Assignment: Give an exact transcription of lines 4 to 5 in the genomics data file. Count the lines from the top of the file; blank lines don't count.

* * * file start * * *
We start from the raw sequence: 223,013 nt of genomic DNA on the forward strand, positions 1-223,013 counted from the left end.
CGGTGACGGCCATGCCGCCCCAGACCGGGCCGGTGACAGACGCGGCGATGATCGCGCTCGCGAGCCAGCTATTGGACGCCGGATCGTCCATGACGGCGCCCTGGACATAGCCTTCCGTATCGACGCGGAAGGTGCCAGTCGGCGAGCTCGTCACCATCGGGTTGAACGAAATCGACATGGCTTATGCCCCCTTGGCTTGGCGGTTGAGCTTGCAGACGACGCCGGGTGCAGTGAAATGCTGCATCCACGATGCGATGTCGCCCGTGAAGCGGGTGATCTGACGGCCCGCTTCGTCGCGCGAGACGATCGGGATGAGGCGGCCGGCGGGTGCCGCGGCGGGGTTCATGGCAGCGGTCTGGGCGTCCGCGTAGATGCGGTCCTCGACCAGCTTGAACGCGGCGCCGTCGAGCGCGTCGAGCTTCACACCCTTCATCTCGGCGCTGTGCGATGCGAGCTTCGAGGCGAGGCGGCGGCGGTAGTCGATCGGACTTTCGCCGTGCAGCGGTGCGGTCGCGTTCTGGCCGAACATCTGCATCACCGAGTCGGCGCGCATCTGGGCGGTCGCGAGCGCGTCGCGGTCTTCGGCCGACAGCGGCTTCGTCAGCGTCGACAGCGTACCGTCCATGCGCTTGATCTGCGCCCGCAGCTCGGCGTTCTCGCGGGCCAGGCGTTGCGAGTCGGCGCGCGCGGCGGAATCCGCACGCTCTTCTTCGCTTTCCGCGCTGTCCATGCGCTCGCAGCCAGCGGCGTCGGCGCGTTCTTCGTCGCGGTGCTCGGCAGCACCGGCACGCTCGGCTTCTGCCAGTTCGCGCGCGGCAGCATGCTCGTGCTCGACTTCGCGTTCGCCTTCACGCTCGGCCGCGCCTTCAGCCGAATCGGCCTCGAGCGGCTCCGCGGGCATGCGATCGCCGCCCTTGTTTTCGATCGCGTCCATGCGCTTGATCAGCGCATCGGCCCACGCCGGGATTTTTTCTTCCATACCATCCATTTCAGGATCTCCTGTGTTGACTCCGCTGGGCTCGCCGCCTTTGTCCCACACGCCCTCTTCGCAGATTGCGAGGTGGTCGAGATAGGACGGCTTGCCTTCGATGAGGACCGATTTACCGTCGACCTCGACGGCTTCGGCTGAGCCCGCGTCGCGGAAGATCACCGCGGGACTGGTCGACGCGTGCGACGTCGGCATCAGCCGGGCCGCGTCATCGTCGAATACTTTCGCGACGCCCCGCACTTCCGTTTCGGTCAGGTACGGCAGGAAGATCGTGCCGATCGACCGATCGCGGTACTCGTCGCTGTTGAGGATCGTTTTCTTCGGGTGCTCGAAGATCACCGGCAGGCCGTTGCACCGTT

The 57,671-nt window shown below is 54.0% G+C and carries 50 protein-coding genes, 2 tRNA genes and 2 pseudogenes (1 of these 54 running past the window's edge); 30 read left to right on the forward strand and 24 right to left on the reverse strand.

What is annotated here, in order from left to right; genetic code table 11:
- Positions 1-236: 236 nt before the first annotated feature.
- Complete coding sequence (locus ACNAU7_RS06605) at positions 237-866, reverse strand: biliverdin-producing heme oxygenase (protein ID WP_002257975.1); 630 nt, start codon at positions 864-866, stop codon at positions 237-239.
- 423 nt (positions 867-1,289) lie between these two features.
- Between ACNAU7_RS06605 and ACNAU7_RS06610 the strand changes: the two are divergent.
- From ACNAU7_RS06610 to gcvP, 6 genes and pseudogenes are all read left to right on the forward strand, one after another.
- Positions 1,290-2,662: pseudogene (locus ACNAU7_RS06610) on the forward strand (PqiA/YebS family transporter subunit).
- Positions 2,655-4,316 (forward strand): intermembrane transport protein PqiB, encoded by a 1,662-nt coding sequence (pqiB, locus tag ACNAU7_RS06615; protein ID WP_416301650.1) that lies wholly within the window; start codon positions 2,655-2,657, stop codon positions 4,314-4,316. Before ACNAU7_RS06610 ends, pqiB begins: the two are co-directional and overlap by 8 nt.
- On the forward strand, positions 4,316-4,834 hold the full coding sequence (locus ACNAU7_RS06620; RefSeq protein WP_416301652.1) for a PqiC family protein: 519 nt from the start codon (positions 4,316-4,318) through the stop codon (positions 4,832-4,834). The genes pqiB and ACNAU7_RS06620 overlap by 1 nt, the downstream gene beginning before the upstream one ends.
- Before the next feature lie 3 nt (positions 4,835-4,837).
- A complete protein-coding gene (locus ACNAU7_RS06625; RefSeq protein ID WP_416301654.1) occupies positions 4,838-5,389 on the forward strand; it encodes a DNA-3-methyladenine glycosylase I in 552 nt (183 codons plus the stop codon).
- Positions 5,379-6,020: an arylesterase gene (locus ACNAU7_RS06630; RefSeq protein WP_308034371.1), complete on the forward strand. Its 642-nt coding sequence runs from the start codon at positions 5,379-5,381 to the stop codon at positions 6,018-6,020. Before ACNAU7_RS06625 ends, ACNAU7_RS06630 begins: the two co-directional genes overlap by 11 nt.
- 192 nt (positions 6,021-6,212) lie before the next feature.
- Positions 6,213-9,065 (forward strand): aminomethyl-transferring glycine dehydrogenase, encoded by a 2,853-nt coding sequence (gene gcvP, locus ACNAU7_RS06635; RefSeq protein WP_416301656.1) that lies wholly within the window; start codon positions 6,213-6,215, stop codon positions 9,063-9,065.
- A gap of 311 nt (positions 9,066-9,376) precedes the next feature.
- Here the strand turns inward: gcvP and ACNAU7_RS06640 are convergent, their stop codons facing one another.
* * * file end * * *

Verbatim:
What is annotated here, in order from left to right; genetic code table 11:
- Positions 1-236: 236 nt before the first annotated feature.